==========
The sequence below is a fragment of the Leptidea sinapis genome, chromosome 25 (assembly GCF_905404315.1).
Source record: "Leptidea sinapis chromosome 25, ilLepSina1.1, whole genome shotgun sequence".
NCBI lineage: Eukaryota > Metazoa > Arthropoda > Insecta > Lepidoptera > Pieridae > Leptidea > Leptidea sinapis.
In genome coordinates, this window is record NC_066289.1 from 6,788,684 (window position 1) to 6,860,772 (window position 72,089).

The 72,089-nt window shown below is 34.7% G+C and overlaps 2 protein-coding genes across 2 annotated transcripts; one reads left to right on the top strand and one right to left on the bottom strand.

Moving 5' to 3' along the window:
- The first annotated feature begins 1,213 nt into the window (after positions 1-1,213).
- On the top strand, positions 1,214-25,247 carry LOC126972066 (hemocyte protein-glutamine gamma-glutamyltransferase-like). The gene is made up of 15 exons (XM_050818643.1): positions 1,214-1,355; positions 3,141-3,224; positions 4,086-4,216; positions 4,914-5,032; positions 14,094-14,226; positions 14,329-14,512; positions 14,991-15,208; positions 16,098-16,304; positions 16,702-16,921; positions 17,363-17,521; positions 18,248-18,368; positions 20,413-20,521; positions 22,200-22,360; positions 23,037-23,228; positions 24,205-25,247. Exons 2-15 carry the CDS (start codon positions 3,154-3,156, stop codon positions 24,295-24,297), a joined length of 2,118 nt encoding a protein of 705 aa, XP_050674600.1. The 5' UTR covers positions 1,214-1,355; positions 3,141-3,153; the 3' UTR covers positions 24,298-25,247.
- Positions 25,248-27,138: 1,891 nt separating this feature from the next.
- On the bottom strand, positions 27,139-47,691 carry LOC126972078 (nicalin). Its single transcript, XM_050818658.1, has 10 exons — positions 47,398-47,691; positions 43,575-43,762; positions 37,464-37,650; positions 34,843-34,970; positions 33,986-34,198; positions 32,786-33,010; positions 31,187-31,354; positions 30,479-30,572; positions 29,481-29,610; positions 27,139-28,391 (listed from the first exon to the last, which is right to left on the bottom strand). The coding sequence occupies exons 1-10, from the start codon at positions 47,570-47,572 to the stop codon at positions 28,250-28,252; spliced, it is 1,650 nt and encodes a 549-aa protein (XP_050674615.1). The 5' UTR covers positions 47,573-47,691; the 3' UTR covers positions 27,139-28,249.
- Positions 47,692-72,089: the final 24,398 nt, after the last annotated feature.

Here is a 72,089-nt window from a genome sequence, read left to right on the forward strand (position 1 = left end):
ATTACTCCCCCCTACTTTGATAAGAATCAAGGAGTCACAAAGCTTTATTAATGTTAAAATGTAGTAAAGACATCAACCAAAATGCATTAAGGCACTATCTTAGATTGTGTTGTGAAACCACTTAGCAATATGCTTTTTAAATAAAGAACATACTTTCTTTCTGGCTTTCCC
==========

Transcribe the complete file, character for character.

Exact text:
The sequence below is a fragment of the Leptidea sinapis genome, chromosome 25 (assembly GCF_905404315.1).
Source record: "Leptidea sinapis chromosome 25, ilLepSina1.1, whole genome shotgun sequence".
NCBI lineage: Eukaryota > Metazoa > Arthropoda > Insecta > Lepidoptera > Pieridae > Leptidea > Leptidea sinapis.
In genome coordinates, this window is record NC_066289.1 from 6,788,684 (window position 1) to 6,860,772 (window position 72,089).

The 72,089-nt window shown below is 34.7% G+C and overlaps 2 protein-coding genes across 2 annotated transcripts; one reads left to right on the top strand and one right to left on the bottom strand.

Moving 5' to 3' along the window:
- The first annotated feature begins 1,213 nt into the window (after positions 1-1,213).
- On the top strand, positions 1,214-25,247 carry LOC126972066 (hemocyte protein-glutamine gamma-glutamyltransferase-like). The gene is made up of 15 exons (XM_050818643.1): positions 1,214-1,355; positions 3,141-3,224; positions 4,086-4,216; positions 4,914-5,032; positions 14,094-14,226; positions 14,329-14,512; positions 14,991-15,208; positions 16,098-16,304; positions 16,702-16,921; positions 17,363-17,521; positions 18,248-18,368; positions 20,413-20,521; positions 22,200-22,360; positions 23,037-23,228; positions 24,205-25,247. Exons 2-15 carry the CDS (start codon positions 3,154-3,156, stop codon positions 24,295-24,297), a joined length of 2,118 nt encoding a protein of 705 aa, XP_050674600.1. The 5' UTR covers positions 1,214-1,355; positions 3,141-3,153; the 3' UTR covers positions 24,298-25,247.
- Positions 25,248-27,138: 1,891 nt separating this feature from the next.
- On the bottom strand, positions 27,139-47,691 carry LOC126972078 (nicalin). Its single transcript, XM_050818658.1, has 10 exons — positions 47,398-47,691; positions 43,575-43,762; positions 37,464-37,650; positions 34,843-34,970; positions 33,986-34,198; positions 32,786-33,010; positions 31,187-31,354; positions 30,479-30,572; positions 29,481-29,610; positions 27,139-28,391 (listed from the first exon to the last, which is right to left on the bottom strand). The coding sequence occupies exons 1-10, from the start codon at positions 47,570-47,572 to the stop codon at positions 28,250-28,252; spliced, it is 1,650 nt and encodes a 549-aa protein (XP_050674615.1). The 5' UTR covers positions 47,573-47,691; the 3' UTR covers positions 27,139-28,249.
- Positions 47,692-72,089: the final 24,398 nt, after the last annotated feature.

Here is a 72,089-nt window from a genome sequence, read left to right on the forward strand (position 1 = left end):
ATTACTCCCCCCTACTTTGATAAGAATCAAGGAGTCACAAAGCTTTATTAATGTTAAAATGTAGTAAAGACATCAACCAAAATGCATTAAGGCACTATCTTAGATTGTGTTGTGAAACCACTTAGCAATATGCTTTTTAAATAAAGAACATACTTTCTTTCTGGCTTTCCC